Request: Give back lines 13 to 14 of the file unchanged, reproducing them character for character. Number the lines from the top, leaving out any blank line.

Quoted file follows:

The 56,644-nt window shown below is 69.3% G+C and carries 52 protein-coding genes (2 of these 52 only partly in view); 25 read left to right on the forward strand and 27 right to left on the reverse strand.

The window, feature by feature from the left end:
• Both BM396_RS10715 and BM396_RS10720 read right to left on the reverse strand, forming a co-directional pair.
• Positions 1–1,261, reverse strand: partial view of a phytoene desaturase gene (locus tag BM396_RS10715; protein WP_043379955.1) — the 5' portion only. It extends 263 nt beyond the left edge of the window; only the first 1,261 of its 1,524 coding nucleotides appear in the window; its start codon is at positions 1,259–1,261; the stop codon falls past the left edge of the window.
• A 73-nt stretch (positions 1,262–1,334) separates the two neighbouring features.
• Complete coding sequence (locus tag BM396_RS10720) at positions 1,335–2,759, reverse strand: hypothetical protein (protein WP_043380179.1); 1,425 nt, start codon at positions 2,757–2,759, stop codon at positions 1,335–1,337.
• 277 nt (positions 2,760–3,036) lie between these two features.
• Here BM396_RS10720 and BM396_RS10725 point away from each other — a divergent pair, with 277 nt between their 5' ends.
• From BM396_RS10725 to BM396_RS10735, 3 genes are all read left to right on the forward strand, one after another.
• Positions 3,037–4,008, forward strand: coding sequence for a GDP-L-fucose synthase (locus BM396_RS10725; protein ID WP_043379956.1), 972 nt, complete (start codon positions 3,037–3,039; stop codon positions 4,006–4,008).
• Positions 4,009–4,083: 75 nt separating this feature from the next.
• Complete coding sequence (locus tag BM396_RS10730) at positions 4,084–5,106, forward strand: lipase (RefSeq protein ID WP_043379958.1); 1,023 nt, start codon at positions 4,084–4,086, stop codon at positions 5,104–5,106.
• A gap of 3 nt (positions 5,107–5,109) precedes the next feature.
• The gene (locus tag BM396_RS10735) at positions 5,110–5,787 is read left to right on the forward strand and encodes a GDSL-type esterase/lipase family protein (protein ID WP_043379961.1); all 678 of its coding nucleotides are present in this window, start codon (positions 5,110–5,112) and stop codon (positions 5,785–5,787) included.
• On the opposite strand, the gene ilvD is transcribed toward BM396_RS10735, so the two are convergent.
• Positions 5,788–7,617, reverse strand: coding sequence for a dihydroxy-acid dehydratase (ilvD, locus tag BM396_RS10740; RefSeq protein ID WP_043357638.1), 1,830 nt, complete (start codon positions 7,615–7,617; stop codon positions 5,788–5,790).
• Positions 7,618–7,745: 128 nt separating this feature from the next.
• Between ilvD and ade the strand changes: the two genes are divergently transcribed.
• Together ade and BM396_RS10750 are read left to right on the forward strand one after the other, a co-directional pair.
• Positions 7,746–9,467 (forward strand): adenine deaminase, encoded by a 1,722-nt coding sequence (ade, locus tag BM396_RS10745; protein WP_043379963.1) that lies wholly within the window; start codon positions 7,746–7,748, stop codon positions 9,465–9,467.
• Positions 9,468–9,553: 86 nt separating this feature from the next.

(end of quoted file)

• A gap of 3 nt (positions 5,107–5,109) precedes the next feature.
• The gene (locus tag BM396_RS10735) at positions 5,110–5,787 is read left to right on the forward strand and encodes a GDSL-type esterase/lipase family protein (protein ID WP_043379961.1); all 678 of its coding nucleotides are present in this window, start codon (positions 5,110–5,112) and stop codon (positions 5,785–5,787) included.